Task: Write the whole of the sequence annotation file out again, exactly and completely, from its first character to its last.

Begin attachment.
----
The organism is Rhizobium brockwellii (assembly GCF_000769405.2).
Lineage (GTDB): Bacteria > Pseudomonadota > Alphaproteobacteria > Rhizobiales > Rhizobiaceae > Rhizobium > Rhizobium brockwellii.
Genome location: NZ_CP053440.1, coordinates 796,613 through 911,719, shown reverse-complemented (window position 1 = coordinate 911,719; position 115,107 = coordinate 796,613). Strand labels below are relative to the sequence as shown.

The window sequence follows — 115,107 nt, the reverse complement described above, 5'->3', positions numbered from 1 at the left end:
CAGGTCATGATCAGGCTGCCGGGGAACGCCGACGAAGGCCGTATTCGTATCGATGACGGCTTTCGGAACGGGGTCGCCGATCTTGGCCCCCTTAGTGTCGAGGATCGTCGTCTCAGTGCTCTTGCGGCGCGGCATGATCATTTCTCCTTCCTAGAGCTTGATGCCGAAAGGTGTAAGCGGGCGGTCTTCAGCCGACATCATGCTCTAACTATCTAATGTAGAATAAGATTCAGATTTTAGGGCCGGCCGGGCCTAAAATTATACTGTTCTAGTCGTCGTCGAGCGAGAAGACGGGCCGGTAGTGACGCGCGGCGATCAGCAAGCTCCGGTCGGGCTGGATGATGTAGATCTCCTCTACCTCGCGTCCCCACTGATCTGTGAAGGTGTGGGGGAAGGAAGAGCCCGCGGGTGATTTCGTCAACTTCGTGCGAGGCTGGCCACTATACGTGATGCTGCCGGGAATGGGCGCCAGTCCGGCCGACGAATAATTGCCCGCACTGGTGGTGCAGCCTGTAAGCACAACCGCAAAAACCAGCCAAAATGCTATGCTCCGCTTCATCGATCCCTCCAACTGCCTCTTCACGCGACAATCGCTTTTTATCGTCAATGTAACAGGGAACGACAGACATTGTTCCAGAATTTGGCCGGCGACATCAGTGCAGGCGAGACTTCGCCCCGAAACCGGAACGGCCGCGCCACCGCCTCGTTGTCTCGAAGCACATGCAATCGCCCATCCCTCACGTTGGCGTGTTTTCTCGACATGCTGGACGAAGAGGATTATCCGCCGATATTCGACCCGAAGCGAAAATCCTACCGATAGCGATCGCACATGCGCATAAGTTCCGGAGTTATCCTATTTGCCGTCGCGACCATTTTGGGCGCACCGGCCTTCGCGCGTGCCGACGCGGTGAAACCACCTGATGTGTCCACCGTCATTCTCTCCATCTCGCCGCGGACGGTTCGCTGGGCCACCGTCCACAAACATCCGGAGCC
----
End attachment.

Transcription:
The organism is Rhizobium brockwellii (assembly GCF_000769405.2).
Lineage (GTDB): Bacteria > Pseudomonadota > Alphaproteobacteria > Rhizobiales > Rhizobiaceae > Rhizobium > Rhizobium brockwellii.
Genome location: NZ_CP053440.1, coordinates 796,613 through 911,719, shown reverse-complemented (window position 1 = coordinate 911,719; position 115,107 = coordinate 796,613). Strand labels below are relative to the sequence as shown.

The window sequence follows — 115,107 nt, the reverse complement described above, 5'->3', positions numbered from 1 at the left end:
CAGGTCATGATCAGGCTGCCGGGGAACGCCGACGAAGGCCGTATTCGTATCGATGACGGCTTTCGGAACGGGGTCGCCGATCTTGGCCCCCTTAGTGTCGAGGATCGTCGTCTCAGTGCTCTTGCGGCGCGGCATGATCATTTCTCCTTCCTAGAGCTTGATGCCGAAAGGTGTAAGCGGGCGGTCTTCAGCCGACATCATGCTCTAACTATCTAATGTAGAATAAGATTCAGATTTTAGGGCCGGCCGGGCCTAAAATTATACTGTTCTAGTCGTCGTCGAGCGAGAAGACGGGCCGGTAGTGACGCGCGGCGATCAGCAAGCTCCGGTCGGGCTGGATGATGTAGATCTCCTCTACCTCGCGTCCCCACTGATCTGTGAAGGTGTGGGGGAAGGAAGAGCCCGCGGGTGATTTCGTCAACTTCGTGCGAGGCTGGCCACTATACGTGATGCTGCCGGGAATGGGCGCCAGTCCGGCCGACGAATAATTGCCCGCACTGGTGGTGCAGCCTGTAAGCACAACCGCAAAAACCAGCCAAAATGCTATGCTCCGCTTCATCGATCCCTCCAACTGCCTCTTCACGCGACAATCGCTTTTTATCGTCAATGTAACAGGGAACGACAGACATTGTTCCAGAATTTGGCCGGCGACATCAGTGCAGGCGAGACTTCGCCCCGAAACCGGAACGGCCGCGCCACCGCCTCGTTGTCTCGAAGCACATGCAATCGCCCATCCCTCACGTTGGCGTGTTTTCTCGACATGCTGGACGAAGAGGATTATCCGCCGATATTCGACCCGAAGCGAAAATCCTACCGATAGCGATCGCACATGCGCATAAGTTCCGGAGTTATCCTATTTGCCGTCGCGACCATTTTGGGCGCACCGGCCTTCGCGCGTGCCGACGCGGTGAAACCACCTGATGTGTCCACCGTCATTCTCTCCATCTCGCCGCGGACGGTTCGCTGGGCCACCGTCCACAAACATCCGGAGCC